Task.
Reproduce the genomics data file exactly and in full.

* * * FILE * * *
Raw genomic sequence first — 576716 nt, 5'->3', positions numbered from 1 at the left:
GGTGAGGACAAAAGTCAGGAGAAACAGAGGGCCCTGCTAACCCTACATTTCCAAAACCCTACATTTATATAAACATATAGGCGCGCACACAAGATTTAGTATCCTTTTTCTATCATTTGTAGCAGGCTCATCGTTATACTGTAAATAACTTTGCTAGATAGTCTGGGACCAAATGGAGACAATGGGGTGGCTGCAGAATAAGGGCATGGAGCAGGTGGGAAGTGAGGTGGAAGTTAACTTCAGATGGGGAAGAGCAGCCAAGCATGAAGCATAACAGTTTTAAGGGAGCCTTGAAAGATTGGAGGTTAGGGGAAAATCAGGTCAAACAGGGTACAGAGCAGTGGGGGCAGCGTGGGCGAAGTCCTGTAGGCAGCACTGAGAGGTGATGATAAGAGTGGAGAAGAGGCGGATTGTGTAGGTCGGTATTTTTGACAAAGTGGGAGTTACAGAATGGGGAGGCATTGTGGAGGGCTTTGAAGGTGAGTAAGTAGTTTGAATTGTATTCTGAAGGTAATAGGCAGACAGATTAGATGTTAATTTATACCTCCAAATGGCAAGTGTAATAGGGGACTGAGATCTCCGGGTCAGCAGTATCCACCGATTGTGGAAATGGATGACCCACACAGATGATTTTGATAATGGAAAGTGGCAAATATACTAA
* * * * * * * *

Raw genomic sequence first — 576716 nt, 5'->3', positions numbered from 1 at the left:
GGTGAGGACAAAAGTCAGGAGAAACAGAGGGCCCTGCTAACCCTACATTTCCAAAACCCTACATTTATATAAACATATAGGCGCGCACACAAGATTTAGTATCCTTTTTCTATCATTTGTAGCAGGCTCATCGTTATACTGTAAATAACTTTGCTAGATAGTCTGGGACCAAATGGAGACAATGGGGTGGCTGCAGAATAAGGGCATGGAGCAGGTGGGAAGTGAGGTGGAAGTTAACTTCAGATGGGGAAGAGCAGCCAAGCATGAAGCATAACAGTTTTAAGGGAGCCTTGAAAGATTGGAGGTTAGGGGAAAATCAGGTCAAACAGGGTACAGAGCAGTGGGGGCAGCGTGGGCGAAGTCCTGTAGGCAGCACTGAGAGGTGATGATAAGAGTGGAGAAGAGGCGGATTGTGTAGGTCGGTATTTTTGACAAAGTGGGAGTTACAGAATGGGGAGGCATTGTGGAGGGCTTTGAAGGTGAGTAAGTAGTTTGAATTGTATTCTGAAGGTAATAGGCAGACAGATTAGATGTTAATTTATACCTCCAAATGGCAAGTGTAATAGGGGACTGAGATCTCCGGGTCAGCAGTATCCACCGATTGTGGAAATGGATGACCCACACAGATGATTTTGATAATGGAAAGTGGCAAATATACTAA